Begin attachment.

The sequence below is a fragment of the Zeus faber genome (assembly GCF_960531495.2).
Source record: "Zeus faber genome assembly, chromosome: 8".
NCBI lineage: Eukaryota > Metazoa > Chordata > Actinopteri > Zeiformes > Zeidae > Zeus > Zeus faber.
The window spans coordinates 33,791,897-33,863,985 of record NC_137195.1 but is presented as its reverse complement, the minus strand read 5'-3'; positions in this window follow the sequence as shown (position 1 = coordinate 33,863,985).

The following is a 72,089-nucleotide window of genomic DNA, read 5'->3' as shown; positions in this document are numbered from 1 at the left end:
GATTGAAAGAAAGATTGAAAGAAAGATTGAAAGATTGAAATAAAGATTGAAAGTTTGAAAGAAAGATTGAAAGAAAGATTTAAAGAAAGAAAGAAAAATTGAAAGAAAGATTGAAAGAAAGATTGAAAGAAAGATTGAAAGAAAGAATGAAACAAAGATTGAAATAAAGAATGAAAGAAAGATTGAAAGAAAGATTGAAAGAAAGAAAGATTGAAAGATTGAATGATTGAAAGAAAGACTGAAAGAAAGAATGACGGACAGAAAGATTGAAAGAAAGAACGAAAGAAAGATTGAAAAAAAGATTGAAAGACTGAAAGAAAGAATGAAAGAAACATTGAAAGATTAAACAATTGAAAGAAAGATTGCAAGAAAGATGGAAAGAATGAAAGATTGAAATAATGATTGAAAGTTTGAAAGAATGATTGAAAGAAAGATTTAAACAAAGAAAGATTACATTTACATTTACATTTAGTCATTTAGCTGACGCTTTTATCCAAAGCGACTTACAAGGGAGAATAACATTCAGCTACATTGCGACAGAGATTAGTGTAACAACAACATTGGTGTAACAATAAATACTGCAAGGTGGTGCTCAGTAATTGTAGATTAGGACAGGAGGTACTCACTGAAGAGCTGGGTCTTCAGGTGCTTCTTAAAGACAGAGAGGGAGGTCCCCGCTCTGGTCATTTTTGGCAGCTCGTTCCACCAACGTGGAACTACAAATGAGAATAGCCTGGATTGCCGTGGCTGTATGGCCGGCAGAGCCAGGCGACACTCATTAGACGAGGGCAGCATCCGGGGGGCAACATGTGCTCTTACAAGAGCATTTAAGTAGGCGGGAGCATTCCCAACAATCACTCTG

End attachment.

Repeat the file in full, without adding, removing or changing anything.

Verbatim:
The sequence below is a fragment of the Zeus faber genome (assembly GCF_960531495.2).
Source record: "Zeus faber genome assembly, chromosome: 8".
NCBI lineage: Eukaryota > Metazoa > Chordata > Actinopteri > Zeiformes > Zeidae > Zeus > Zeus faber.
The window spans coordinates 33,791,897-33,863,985 of record NC_137195.1 but is presented as its reverse complement, the minus strand read 5'-3'; positions in this window follow the sequence as shown (position 1 = coordinate 33,863,985).

The following is a 72,089-nucleotide window of genomic DNA, read 5'->3' as shown; positions in this document are numbered from 1 at the left end:
GATTGAAAGAAAGATTGAAAGAAAGATTGAAAGATTGAAATAAAGATTGAAAGTTTGAAAGAAAGATTGAAAGAAAGATTTAAAGAAAGAAAGAAAAATTGAAAGAAAGATTGAAAGAAAGATTGAAAGAAAGATTGAAAGAAAGAATGAAACAAAGATTGAAATAAAGAATGAAAGAAAGATTGAAAGAAAGATTGAAAGAAAGAAAGATTGAAAGATTGAATGATTGAAAGAAAGACTGAAAGAAAGAATGACGGACAGAAAGATTGAAAGAAAGAACGAAAGAAAGATTGAAAAAAAGATTGAAAGACTGAAAGAAAGAATGAAAGAAACATTGAAAGATTAAACAATTGAAAGAAAGATTGCAAGAAAGATGGAAAGAATGAAAGATTGAAATAATGATTGAAAGTTTGAAAGAATGATTGAAAGAAAGATTTAAACAAAGAAAGATTACATTTACATTTACATTTAGTCATTTAGCTGACGCTTTTATCCAAAGCGACTTACAAGGGAGAATAACATTCAGCTACATTGCGACAGAGATTAGTGTAACAACAACATTGGTGTAACAATAAATACTGCAAGGTGGTGCTCAGTAATTGTAGATTAGGACAGGAGGTACTCACTGAAGAGCTGGGTCTTCAGGTGCTTCTTAAAGACAGAGAGGGAGGTCCCCGCTCTGGTCATTTTTGGCAGCTCGTTCCACCAACGTGGAACTACAAATGAGAATAGCCTGGATTGCCGTGGCTGTATGGCCGGCAGAGCCAGGCGACACTCATTAGACGAGGGCAGCATCCGGGGGGCAACATGTGCTCTTACAAGAGCATTTAAGTAGGCGGGAGCATTCCCAACAATCACTCTG